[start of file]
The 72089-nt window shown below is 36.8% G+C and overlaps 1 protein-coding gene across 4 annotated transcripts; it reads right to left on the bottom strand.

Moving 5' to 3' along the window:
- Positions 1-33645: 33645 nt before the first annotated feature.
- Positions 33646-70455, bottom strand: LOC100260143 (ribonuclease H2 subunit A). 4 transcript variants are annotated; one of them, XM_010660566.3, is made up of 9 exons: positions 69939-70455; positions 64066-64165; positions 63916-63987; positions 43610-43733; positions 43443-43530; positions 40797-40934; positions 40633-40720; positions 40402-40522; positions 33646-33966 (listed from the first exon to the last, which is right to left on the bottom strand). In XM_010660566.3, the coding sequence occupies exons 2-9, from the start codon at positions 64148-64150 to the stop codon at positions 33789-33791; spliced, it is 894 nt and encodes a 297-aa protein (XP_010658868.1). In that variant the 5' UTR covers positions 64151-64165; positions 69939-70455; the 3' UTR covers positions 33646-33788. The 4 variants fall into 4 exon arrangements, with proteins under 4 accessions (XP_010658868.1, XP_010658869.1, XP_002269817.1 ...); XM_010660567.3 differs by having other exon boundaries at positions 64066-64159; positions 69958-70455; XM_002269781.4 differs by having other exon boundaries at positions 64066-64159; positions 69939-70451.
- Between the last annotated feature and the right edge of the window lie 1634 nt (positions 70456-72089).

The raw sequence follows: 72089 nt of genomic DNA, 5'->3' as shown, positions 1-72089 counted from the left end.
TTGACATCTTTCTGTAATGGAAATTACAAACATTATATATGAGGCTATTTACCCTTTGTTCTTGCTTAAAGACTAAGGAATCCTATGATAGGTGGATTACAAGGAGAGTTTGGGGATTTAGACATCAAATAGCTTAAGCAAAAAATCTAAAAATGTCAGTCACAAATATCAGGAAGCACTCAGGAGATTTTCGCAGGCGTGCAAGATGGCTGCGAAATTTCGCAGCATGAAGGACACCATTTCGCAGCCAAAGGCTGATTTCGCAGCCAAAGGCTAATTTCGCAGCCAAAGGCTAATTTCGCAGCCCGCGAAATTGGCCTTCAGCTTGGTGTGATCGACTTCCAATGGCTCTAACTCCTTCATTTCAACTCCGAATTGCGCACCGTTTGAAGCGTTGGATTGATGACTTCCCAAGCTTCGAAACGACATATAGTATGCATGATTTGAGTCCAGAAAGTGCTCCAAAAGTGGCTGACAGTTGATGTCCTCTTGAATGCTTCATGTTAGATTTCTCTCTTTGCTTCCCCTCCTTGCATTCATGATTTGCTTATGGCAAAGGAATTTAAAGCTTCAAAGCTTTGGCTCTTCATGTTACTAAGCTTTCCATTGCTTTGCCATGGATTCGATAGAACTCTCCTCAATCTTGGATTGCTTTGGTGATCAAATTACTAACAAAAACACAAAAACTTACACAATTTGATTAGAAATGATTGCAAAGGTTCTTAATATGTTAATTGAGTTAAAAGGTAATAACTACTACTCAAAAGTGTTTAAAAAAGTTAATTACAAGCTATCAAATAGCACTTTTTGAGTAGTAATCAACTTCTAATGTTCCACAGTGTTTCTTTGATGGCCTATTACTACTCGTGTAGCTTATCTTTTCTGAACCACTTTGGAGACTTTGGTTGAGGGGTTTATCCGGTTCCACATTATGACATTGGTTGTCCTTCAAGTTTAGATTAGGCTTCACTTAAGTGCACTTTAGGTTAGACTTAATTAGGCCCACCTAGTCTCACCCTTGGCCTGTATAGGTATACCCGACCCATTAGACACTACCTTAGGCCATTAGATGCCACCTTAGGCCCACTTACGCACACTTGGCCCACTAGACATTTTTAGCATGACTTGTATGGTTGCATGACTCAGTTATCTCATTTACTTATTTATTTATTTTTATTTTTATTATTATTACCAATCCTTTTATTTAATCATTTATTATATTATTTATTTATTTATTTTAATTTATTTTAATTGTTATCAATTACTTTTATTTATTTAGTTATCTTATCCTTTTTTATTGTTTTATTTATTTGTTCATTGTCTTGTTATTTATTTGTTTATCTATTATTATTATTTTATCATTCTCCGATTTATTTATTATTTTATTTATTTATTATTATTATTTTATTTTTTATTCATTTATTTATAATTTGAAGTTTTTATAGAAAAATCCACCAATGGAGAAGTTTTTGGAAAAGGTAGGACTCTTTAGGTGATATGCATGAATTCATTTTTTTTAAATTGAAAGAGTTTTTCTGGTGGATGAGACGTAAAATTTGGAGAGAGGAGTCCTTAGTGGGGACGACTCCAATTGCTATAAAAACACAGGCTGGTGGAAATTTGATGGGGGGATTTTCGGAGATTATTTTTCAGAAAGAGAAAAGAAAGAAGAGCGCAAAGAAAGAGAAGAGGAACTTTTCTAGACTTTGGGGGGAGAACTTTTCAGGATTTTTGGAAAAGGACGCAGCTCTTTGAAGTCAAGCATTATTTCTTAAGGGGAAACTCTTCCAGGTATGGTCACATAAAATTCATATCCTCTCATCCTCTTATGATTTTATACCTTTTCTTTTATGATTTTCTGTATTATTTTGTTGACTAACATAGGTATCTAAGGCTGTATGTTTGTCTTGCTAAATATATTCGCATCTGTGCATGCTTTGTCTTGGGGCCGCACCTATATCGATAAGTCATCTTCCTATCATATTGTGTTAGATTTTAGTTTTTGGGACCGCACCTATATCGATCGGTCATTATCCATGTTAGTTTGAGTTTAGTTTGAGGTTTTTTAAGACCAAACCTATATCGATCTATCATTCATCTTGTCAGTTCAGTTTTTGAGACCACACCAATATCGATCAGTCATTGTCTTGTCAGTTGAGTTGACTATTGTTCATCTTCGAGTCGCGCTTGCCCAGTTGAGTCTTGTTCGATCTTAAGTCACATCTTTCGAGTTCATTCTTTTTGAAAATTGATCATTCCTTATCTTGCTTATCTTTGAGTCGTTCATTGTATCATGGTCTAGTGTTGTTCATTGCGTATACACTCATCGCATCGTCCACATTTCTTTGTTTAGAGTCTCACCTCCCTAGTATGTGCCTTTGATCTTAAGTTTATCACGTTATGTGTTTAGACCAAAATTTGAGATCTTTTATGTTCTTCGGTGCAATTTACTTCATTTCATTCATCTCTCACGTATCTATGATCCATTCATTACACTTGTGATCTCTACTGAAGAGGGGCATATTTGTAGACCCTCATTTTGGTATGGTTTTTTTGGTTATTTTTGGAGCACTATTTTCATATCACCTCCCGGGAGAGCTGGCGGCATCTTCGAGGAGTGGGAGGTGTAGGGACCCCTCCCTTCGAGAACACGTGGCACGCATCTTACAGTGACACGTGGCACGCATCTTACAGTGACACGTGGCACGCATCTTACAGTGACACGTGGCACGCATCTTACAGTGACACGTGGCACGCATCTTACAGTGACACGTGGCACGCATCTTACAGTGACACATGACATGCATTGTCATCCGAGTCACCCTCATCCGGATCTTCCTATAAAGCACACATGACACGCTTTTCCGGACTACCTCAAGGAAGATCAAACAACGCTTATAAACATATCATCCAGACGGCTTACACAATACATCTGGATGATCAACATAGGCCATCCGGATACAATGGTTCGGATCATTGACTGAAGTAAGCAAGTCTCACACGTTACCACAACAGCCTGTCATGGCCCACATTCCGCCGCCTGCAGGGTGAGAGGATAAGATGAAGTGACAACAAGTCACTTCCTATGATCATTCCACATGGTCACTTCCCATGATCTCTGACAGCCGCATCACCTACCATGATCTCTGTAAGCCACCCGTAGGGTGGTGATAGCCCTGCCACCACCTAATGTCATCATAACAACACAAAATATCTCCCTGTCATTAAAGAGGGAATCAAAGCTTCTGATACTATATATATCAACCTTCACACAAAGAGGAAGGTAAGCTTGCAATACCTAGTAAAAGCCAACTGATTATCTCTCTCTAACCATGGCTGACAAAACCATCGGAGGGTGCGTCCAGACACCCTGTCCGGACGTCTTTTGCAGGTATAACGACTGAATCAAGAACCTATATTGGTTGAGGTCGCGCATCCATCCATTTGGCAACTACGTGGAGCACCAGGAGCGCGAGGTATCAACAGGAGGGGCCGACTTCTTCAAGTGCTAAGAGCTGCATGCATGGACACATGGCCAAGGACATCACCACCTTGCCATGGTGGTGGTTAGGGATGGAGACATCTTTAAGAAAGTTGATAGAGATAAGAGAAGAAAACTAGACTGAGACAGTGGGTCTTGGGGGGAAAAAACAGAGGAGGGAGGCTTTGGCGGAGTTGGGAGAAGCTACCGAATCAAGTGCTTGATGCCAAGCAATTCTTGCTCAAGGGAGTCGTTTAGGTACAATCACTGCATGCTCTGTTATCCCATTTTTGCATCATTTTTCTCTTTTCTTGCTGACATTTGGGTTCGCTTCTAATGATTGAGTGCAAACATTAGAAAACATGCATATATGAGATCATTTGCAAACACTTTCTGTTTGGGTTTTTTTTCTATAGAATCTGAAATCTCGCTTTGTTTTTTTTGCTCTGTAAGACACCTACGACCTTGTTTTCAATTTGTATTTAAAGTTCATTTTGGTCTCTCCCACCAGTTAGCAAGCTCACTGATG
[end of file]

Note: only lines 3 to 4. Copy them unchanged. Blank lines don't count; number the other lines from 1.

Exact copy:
- Positions 1-33645: 33645 nt before the first annotated feature.
- Positions 33646-70455, bottom strand: LOC100260143 (ribonuclease H2 subunit A). 4 transcript variants are annotated; one of them, XM_010660566.3, is made up of 9 exons: positions 69939-70455; positions 64066-64165; positions 63916-63987; positions 43610-43733; positions 43443-43530; positions 40797-40934; positions 40633-40720; positions 40402-40522; positions 33646-33966 (listed from the first exon to the last, which is right to left on the bottom strand). In XM_010660566.3, the coding sequence occupies exons 2-9, from the start codon at positions 64148-64150 to the stop codon at positions 33789-33791; spliced, it is 894 nt and encodes a 297-aa protein (XP_010658868.1). In that variant the 5' UTR covers positions 64151-64165; positions 69939-70455; the 3' UTR covers positions 33646-33788. The 4 variants fall into 4 exon arrangements, with proteins under 4 accessions (XP_010658868.1, XP_010658869.1, XP_002269817.1 ...); XM_010660567.3 differs by having other exon boundaries at positions 64066-64159; positions 69958-70455; XM_002269781.4 differs by having other exon boundaries at positions 64066-64159; positions 69939-70451.